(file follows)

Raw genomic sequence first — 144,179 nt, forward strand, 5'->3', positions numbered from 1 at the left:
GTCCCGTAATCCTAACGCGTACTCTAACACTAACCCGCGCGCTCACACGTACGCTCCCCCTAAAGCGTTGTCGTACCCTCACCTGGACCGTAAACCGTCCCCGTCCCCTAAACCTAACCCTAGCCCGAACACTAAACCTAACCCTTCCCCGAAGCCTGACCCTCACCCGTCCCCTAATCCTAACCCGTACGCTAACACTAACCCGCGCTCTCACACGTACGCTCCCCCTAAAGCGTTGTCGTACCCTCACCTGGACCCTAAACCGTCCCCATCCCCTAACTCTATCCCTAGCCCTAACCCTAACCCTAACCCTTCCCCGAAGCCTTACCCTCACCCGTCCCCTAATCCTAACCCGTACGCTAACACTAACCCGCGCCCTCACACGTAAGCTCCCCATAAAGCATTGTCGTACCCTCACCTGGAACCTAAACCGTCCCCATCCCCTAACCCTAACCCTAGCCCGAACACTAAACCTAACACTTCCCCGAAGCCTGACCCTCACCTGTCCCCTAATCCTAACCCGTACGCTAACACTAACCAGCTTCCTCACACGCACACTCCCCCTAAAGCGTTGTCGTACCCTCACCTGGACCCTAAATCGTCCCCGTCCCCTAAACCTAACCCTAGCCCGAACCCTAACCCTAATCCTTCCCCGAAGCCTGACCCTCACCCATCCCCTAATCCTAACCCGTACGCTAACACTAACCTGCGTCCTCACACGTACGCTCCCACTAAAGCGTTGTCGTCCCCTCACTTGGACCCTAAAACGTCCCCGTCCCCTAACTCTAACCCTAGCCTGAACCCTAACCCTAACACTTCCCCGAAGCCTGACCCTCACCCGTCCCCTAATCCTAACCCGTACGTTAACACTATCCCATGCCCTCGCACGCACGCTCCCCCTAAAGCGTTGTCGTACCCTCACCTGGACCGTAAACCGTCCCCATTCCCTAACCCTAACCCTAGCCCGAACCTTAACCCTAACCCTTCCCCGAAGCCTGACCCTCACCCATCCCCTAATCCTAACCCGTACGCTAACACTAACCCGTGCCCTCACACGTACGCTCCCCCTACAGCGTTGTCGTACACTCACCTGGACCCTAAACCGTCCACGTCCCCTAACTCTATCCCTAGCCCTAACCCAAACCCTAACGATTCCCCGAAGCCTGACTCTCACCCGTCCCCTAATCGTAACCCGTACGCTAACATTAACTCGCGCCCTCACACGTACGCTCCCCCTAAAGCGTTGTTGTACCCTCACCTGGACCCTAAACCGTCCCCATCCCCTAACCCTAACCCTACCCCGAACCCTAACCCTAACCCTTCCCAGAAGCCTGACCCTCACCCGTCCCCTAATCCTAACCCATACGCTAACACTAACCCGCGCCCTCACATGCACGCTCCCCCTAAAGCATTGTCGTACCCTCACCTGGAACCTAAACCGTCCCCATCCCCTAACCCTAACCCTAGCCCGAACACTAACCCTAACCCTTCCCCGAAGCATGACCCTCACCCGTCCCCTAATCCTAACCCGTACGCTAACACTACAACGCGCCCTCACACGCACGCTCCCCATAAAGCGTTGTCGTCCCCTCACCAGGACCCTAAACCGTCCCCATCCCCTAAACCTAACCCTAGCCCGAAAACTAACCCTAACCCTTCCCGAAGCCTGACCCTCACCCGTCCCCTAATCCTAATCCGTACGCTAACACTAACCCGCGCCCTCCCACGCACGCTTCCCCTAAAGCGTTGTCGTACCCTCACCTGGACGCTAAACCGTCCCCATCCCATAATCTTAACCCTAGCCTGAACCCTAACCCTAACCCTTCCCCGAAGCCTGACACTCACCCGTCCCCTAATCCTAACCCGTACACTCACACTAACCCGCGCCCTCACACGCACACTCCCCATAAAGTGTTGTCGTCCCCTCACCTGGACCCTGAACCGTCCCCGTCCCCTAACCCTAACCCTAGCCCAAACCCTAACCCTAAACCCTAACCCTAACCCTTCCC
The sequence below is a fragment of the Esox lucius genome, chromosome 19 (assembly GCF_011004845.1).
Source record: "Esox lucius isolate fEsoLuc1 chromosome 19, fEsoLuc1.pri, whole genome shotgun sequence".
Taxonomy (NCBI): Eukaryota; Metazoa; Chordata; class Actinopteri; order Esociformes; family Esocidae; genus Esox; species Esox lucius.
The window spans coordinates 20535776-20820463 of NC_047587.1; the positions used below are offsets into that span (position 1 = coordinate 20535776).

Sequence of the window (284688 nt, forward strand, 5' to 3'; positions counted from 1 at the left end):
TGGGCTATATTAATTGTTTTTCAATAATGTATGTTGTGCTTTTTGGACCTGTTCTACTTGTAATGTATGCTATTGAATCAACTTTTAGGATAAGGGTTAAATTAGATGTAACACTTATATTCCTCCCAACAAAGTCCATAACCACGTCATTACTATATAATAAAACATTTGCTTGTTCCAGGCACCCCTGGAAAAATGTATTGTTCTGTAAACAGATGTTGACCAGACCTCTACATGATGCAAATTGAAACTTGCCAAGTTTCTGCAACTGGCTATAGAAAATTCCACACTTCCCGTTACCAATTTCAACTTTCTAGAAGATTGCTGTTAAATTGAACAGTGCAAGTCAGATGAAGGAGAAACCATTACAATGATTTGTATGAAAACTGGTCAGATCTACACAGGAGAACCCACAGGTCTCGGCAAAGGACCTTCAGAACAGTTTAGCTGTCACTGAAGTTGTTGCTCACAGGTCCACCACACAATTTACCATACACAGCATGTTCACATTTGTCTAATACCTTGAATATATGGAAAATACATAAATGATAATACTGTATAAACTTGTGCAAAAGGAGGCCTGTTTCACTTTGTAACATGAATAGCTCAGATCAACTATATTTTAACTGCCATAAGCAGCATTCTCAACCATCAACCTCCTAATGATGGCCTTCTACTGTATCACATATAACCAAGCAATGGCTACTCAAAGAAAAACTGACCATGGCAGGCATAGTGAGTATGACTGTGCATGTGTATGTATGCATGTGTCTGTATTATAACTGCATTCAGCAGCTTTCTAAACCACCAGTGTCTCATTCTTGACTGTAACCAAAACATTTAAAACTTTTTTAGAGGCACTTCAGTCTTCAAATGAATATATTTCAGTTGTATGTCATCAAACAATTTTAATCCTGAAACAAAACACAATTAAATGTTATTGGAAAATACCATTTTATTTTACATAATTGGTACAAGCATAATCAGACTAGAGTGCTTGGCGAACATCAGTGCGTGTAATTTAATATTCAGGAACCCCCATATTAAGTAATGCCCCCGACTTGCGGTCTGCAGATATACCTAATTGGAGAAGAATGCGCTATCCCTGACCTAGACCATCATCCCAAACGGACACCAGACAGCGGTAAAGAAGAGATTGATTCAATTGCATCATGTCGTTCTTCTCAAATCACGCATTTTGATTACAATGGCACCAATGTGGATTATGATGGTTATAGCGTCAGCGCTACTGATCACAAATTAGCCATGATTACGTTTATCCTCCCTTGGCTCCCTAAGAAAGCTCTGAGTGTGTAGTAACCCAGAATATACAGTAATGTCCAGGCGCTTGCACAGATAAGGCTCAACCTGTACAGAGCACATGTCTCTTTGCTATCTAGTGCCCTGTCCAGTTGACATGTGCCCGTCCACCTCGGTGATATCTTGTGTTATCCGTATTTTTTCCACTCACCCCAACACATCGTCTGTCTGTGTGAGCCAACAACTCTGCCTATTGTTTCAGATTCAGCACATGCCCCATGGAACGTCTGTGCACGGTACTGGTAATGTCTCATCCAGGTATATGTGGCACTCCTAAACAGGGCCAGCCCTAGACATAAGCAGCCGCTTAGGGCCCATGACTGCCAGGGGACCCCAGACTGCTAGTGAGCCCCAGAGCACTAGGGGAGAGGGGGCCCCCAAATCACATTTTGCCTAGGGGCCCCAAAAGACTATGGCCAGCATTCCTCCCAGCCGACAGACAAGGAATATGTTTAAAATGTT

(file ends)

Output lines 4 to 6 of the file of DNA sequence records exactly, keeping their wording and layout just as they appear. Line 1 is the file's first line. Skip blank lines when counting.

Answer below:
Source record: "Esox lucius isolate fEsoLuc1 chromosome 19, fEsoLuc1.pri, whole genome shotgun sequence".
Taxonomy (NCBI): Eukaryota; Metazoa; Chordata; class Actinopteri; order Esociformes; family Esocidae; genus Esox; species Esox lucius.
The window spans coordinates 20535776-20820463 of NC_047587.1; the positions used below are offsets into that span (position 1 = coordinate 20535776).